Pregnant woman’s symptoms mistaken for early menopause
A woman has had a baby after medics mistook her pregnancy symptoms for the menopause.
The woman in her 40s, first went to her doctor in July 2017, with complaints of an irregular menstrual cycle. They did a pregnancy test which was negative but she was referred for blood tests and an ultrasound scan as she had previously had a cyst on her ovary.
The blood test results came back with no significant issues and she went for her ultrasound which noted “left adnexal tubular structure suggestive of a hydrosalpinx” and she was referred to gynaecology.
A couple of months later she was prescribed Provera to help with her bleeding. Then in January of the following year she attended hospital to see a specialist who diagnosed her with early menopause. In May, she attended the Early Menopause Clinic as she was suffering with night sweats, fatigue and pain in her breast and back.
She was diagnosed with premature ovarian insufficiency. She was in fact pregnant but didn’t find this out until she was 27 weeks.
In August she went back to her GP to discuss her medication due to low blood pressure, weight gain and tiredness. The GP requested further blood tests and an ultrasound scan. A week later she called her GP for blood results and was advised that her thyroid levels were normal but her blood pressure was on the lower side of normal and she had evidence of raised white cells.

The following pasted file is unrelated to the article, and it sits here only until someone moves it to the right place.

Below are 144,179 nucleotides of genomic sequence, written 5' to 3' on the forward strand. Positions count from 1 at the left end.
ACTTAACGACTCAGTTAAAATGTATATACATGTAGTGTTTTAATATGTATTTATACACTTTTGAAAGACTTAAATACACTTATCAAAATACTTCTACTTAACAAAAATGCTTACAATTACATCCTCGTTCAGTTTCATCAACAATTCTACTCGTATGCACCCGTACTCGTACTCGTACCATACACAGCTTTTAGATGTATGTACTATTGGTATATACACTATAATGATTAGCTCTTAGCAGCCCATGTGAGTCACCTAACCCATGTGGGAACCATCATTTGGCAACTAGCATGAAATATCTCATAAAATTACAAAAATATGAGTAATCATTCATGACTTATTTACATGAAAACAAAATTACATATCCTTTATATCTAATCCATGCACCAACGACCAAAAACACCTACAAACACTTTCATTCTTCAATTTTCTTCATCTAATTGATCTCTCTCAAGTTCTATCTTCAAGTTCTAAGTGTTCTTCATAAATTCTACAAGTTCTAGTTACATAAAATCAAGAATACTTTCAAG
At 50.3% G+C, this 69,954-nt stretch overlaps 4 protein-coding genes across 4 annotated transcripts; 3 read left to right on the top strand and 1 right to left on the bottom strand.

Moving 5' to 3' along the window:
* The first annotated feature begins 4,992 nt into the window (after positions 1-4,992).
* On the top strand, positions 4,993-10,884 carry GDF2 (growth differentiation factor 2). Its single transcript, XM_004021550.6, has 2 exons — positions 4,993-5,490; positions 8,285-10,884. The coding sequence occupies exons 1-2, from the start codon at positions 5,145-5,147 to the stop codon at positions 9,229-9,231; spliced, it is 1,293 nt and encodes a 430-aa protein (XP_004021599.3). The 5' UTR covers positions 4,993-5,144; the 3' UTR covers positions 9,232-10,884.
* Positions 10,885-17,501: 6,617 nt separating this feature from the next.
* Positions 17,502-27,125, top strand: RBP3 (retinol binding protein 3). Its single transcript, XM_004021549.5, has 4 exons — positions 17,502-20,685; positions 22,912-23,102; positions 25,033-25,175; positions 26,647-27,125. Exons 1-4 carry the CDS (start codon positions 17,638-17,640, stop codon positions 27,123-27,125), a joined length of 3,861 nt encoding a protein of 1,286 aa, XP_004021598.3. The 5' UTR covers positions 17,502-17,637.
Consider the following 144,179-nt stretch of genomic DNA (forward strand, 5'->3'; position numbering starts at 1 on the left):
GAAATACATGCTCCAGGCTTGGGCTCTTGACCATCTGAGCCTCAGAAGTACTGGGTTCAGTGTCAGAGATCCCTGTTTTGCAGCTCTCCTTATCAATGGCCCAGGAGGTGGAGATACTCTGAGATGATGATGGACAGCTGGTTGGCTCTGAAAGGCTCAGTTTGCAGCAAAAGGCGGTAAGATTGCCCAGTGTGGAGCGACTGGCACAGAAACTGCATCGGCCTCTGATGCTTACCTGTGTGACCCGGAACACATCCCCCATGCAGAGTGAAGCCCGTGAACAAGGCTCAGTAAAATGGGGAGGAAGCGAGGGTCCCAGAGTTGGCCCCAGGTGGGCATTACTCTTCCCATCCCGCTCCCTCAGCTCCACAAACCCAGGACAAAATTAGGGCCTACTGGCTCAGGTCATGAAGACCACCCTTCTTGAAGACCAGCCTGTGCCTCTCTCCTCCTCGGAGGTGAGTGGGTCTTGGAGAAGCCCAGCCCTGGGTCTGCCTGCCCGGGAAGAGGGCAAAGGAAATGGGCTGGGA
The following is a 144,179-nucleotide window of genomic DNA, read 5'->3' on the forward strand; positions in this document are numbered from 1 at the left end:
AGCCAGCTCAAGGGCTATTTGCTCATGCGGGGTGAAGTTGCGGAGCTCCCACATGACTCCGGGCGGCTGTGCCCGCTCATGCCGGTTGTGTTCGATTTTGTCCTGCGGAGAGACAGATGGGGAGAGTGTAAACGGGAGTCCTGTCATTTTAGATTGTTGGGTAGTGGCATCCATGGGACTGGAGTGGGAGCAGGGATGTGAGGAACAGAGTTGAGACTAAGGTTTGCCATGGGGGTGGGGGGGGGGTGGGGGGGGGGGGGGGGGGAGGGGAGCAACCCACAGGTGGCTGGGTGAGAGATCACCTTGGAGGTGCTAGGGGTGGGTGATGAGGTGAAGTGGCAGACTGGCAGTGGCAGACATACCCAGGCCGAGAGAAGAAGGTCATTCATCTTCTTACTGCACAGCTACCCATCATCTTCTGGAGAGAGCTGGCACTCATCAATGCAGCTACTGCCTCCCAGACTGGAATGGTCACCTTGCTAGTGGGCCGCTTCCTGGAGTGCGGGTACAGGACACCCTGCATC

Just a week later she went back to the GP after doing a positive pregnancy test. It was discussed that due to a diagnosis of early menopause she had been having sexual intercourse without contraception. She was then referred for an ultrasound scan which found her to be between 26 and 30 weeks pregnant. She felt unable to continue with the pregnancy as she already had two grown up children and didn’t want another. She requested a re-scan to determine how many weeks she was and the identified gestation was 27 weeks and six days, which is over the limit for a pregnancy termination.
During her admission she received differing diagnoses of the child having Down’s syndrome and heart defects, which had an impact on her psychological state. After a private scan, she was advised that the baby had Down’s Syndrome and a heart defect. She requested a referral to a specialist who subsequently revealed that there were no concerns and the baby was healthy.
The baby was delivered by Caesarean section a couple of weeks later and the baby had no health issues.
She contacted Fletchers Solicitors to pursue a case on her behalf against London North West University Healthcare NHS Trust.
The woman believes that had she not been incorrectly diagnosed as being in the early stages of menopause, or had been adequately advised of the risks of pregnancy during the early onset of menopause, she would have continued to use contraception. If this had happened, on the balance of probability, she would not have fallen pregnant in or around February 2017.
She would also not have carried a baby full term and would not have had to deliver via C-section. She would also have avoided the pain and scarring that she suffered.
Had an adequate sexual history been taken from her in her appointments, it would have been apparent before prescribing Femostan that there was a risk that she could be pregnant and the failure to consider this possibility led to the inappropriate prescription of Femostan.
She was awarded £12,000 by the Trust.
Chloe Westwell, a medical negligence solicitor at Fletchers Solicitors, said: “This case highlights the importance of having thorough discussions with patients, understanding their medical history and providing the correct advice. We hope the compensation will help her to move on from this ordeal.”